Television viewers today are peppered with beauty pageants that feature glamorous girls decked out in pricey gowns, full makeup and long hair. Pageants are a multi-billion dollar industry that teaches women that all you need to succeed in life is beauty. These young women in pageants often have layers of make-up, fake nails, fake hair, and fake breasts. They are paraded in bikinis in front of audiences, asked silly questions, told to perform a highly superficial talent and judged on it.
While there are many aspects to beauty (such as talent, skill, intelligence, and personality), the focus is invariably on appearance, glitz and glam. What is “pretty” and “in shape” has largely been defined by advertisers and the media — and by their questionable standards. The problem with this is body image can play a huge role in self-esteem, and this intense focus on appearance can give the impression that physical appearance is everything.
Our society is filled with messages that tell us we should look a certain way or have a certain type of body to be accepted and desirable. The ideas portrayed in advertising and media compel us to make comparisons over whether we measure up to these artificial norms.
On the contrary, appearance is only one factor among the many different qualities and traits that make us unique and beautiful. Looks are not necessarily something we have much control over. Thus, many people who may not fit the perceived ideal are susceptible to feeling inadequate, flawed, or simply not good enough.
While some pageants superficially appear to consider talent via an interview comprising some outright silly questioning, the overwhelming message is that one must first and foremost be physically appealing. Participants may go to great lengths to alter or enhance their appearance. From heavy makeup, to fake eyelashes, to hair extensions, to some pretty extreme things such as plastic surgery and unhealthy dieting practices, many pageant participants engage in behaviors focused on changing themselves to become “more perfect.”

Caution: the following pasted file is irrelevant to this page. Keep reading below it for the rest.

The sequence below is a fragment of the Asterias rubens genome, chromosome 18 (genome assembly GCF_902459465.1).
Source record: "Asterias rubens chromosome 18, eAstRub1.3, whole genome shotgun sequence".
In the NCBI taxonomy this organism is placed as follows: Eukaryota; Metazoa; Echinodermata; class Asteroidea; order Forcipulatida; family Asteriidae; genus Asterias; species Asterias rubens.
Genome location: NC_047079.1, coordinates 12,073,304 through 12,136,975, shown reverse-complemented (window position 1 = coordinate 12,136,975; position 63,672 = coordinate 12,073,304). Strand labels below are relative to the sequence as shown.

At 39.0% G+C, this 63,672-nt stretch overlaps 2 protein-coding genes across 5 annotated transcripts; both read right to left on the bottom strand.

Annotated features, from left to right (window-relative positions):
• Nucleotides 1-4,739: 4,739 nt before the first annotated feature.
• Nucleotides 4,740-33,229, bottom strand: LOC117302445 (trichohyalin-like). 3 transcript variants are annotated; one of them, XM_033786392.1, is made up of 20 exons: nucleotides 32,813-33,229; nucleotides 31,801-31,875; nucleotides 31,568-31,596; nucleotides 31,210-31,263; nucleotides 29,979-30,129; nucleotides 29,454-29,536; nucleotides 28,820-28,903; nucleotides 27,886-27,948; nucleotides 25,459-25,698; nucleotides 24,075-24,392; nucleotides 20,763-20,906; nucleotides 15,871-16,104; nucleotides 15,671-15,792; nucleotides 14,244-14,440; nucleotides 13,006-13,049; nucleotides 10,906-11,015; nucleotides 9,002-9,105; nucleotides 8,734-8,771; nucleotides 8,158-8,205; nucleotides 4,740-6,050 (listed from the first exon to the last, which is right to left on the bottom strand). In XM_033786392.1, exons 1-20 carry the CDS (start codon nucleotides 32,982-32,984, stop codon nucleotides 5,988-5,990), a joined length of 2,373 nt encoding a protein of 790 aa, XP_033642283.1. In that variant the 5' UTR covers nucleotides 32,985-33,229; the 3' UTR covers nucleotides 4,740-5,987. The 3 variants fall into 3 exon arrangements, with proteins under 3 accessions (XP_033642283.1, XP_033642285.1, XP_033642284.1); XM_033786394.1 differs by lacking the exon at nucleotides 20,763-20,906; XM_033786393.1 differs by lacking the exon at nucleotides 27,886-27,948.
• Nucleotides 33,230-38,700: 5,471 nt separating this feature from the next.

Pageants seem to instill messages like “I should be flawless,” “I have to be thin,” and “I need to look and act a certain way to be judged favorably.” When our thought patterns include these rigid and restricting statements, we are set up to feel inadequate and ultimately terrible about ourselves. The idea we have to put so much effort into our appearance and actions to be accepted sends the message we are not good enough as we are. This feeling of not being good enough or acceptable creates the foundation of insecurity and low self-esteem.
In contrast, healthy self-esteem is about accepting yourself the way you are. It involves an ability to acknowledge you are uniquely made up of both strengths and weaknesses. It requires you to have a realistic understanding that nobody is perfect; rather, we are all diverse individuals made up of varying gifts and flaws. Healthy self-esteem includes the internalized messages “I am good” and “I am enough.”